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  • Writer's pictureChiara

Milestones ~ How do we know when we've reached one?

Milestone (noun) 1. A stone shows the distance to a place. 2. a critical event. (synonyms: landmark, highlight, high point, sign, signpost)

With this definition, almost anything we choose can be considered a milestone.

I've always thought a milestone had to be not just important but momentous.

Not just a high point but a pinnacle, rare and out of reach.

For me, celebrating is a raison d'etre. It's more than just a pastime. But what I hadn't fully realized until recently is that although I am prone to celebrating events, holidays, and such, as well as other people's accomplishments and victories, large or small, my own I tend to gloss over and quickly press on to the next thing, whatever it might be.

I've had inklings of this awareness before, but coming upon it again didn't seem surprising or important. I noted it and quickly moved on. What did surprise me and grabbed my attention was my emotional state surrounding this concept. I felt emotions that didn’t seem correctly placed, strong feelings more suitable to something monumental.

For some time, I’ve had a heck of a time getting down to the business of completing my novel. I'm a published short story writer who decided to challenge herself to craft a novel. I've been at least halfway there for over a year. Every time I work on my project, ironically, the effort only lasts a short time. The passion and time required to finish writing this book elude me, and months have gone by without a single new thought added. Perhaps I could congratulate myself on the editing and revisions that have preoccupied my efforts, but I'd hardly call that necessary effort a milestone.

So I conducted a reality check into why I felt so emotional about something that certainly wasn't tragic. That check-in revealed something surprisingly honing and edifying. The reality is that I'm great at starting things. I can get quite excited when I see the beginning, the middle, and, most notably, realize: the end of a project. It was great fun to start my book. I was inspired and consumed by the story. I thought about it all the time. But now I'm in the middle and running out of steam and ideas. Getting to the finish feels daunting and requires a discipline I lack. That feels like failure. Maybe I won't be able to complete a novel. Perhaps I only have the attention span to write short pieces. Maybe I don't have what it takes. That I'm bothering to spend my precious time on this blog post instead of my novel is a smashing example of what fuels my writer's angst.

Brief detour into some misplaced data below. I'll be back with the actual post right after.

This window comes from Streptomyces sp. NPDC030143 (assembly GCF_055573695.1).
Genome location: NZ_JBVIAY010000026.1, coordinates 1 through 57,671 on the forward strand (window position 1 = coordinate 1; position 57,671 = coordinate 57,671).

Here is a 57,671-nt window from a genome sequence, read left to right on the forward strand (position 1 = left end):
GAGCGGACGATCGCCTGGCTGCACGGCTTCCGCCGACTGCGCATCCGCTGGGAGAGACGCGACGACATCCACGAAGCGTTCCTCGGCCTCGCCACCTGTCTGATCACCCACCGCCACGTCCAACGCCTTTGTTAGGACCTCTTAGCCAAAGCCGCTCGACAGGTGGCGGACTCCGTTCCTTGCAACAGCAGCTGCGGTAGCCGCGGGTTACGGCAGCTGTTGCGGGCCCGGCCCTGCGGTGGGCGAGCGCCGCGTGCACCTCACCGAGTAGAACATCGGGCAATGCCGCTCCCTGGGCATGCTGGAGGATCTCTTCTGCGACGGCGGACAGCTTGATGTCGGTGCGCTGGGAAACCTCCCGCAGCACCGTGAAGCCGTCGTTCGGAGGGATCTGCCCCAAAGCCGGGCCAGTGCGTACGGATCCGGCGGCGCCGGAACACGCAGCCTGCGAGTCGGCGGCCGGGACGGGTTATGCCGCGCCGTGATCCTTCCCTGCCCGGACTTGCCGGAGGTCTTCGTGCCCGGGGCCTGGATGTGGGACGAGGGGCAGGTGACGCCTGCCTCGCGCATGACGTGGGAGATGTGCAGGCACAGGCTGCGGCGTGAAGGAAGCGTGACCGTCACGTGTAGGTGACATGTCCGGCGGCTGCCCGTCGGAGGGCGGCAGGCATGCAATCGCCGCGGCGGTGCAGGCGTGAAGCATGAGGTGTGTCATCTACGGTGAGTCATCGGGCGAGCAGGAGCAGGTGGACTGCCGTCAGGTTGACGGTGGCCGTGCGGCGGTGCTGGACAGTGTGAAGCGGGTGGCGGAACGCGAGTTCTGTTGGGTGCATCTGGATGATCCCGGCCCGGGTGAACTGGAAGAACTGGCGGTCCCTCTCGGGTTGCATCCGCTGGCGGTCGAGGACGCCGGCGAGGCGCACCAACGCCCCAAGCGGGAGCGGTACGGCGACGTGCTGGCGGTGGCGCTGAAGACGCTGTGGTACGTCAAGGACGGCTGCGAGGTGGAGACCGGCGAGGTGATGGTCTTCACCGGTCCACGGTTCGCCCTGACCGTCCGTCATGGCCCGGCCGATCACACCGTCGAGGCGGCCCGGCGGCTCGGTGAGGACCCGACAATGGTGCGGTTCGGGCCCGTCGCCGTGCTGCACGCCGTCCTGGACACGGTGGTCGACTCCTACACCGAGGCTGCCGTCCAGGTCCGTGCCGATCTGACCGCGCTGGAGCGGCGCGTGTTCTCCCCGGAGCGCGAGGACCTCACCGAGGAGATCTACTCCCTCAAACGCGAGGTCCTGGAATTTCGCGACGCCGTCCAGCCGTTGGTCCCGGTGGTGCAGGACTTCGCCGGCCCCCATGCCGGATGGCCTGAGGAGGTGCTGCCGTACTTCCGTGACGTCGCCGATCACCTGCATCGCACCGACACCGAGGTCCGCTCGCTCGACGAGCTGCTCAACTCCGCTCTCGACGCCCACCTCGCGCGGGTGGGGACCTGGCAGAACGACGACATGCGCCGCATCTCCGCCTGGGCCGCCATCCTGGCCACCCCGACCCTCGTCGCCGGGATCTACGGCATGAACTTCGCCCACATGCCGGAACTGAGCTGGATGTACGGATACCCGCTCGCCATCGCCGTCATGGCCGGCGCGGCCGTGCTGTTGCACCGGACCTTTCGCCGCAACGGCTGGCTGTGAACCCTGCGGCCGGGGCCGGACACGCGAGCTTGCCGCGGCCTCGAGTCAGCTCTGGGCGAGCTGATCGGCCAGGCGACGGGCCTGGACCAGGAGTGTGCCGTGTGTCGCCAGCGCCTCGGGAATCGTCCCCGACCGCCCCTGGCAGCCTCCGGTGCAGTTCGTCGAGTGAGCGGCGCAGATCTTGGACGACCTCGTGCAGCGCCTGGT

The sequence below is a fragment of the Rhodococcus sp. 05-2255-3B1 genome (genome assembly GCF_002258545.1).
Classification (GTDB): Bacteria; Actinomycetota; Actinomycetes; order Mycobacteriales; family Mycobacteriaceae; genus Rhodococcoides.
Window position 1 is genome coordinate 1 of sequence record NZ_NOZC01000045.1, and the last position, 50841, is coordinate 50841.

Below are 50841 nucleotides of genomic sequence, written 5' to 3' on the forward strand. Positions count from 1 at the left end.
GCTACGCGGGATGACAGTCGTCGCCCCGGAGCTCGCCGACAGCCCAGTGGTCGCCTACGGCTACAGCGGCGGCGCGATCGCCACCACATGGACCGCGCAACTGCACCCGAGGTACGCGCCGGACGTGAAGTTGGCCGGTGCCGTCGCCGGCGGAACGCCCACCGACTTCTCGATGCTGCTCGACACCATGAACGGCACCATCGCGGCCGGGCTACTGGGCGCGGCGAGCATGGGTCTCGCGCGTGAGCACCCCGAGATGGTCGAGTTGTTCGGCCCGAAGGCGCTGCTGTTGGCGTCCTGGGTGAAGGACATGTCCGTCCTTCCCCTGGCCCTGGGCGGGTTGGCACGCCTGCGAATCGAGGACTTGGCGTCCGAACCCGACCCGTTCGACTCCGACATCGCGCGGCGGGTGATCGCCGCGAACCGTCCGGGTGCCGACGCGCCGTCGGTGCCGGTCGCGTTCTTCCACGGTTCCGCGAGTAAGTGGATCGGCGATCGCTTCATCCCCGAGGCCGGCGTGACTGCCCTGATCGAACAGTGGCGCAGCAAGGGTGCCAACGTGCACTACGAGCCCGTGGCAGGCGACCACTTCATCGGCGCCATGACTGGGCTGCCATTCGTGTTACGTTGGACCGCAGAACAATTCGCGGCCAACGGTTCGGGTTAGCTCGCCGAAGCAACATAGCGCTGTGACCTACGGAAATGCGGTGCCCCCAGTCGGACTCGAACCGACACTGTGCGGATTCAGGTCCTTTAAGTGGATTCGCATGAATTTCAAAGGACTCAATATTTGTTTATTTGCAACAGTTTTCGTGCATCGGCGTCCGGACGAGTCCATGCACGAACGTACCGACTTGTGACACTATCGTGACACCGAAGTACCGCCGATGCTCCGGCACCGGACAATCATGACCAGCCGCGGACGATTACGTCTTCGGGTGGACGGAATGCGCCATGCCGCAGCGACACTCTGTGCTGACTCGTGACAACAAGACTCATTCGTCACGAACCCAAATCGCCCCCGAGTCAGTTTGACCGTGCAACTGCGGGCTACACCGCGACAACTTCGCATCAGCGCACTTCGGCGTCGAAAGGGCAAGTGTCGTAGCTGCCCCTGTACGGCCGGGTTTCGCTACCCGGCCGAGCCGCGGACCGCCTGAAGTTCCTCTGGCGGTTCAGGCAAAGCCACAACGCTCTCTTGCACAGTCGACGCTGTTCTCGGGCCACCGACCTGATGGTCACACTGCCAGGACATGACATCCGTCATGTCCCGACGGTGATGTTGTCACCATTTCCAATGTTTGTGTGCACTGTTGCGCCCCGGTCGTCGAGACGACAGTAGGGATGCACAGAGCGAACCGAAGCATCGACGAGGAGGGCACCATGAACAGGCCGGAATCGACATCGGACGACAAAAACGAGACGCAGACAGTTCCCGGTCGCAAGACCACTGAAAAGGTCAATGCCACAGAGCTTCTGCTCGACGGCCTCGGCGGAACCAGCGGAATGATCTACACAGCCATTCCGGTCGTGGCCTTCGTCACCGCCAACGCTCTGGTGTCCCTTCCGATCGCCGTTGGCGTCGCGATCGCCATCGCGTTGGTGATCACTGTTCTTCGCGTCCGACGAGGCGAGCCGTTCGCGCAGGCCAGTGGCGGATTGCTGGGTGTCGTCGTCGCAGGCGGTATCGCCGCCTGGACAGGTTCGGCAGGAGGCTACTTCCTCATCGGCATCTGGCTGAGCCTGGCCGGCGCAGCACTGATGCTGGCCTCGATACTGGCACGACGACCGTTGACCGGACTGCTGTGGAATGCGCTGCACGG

But what made this reality check so gripping was realizing I've neglected to celebrate anything about my writing. Coming up with the idea in the first place, attempting something I've never done before, and pursuing it for over 50,000 words, could be cause for celebration. I didn't celebrate, though, which made this awareness so tangy. Coming to this awareness may be a more significant and far-reaching milestone for my life than completing my book.

I realize milestones are only as monumental as we decide to make them. Since I am a Celebrationist by nature, I've decided to focus on acknowledging all the little milestones that have propelled me to where I am now. If I have stories to tell and want to write them, I will. The timing is all mine. No one is standing over me as I write, pushing a deadline. I'm celebrating a place in my writer's heart that has not become stagnant. My heart beats with the desire to express itself, and though my mind often gets discouraged, though it has thoughts of giving up, my heart leaps back in again. Just knowing this may be monumental.

Since finding the ending to my tale has been the hang-up, I've decided to begin at the end and work backward to incorporate and expand on the story. This changes its current format and trajectory. But if I think of the finish as a starting point, I may be able to trick myself into completion. I know that other writers have tricks they use to transcend blocks and stagnation, even though when we read their stories, they've made it look so easy. I wish. Writing can be hard work, fun, and often frustrating, but I'm compelled to pursue it. Even if the most I can accomplish today is another blog post, I will celebrate this tiny milestone and this sunny day with a lovely glass of Italian Prosecco Rosé in the last surviving Murano flute from our move the minute I push the publish button.

And I will finish that book. I think it's worth it. And when I do, I'll dance with joy. Of course, then there is the next hurdle to master, which is all the rest: professional editing, cover design, deciding how to publish and when, and of course, the worst - promoting it.

But I'm not there yet.

I'll have that glass of bubbly now.


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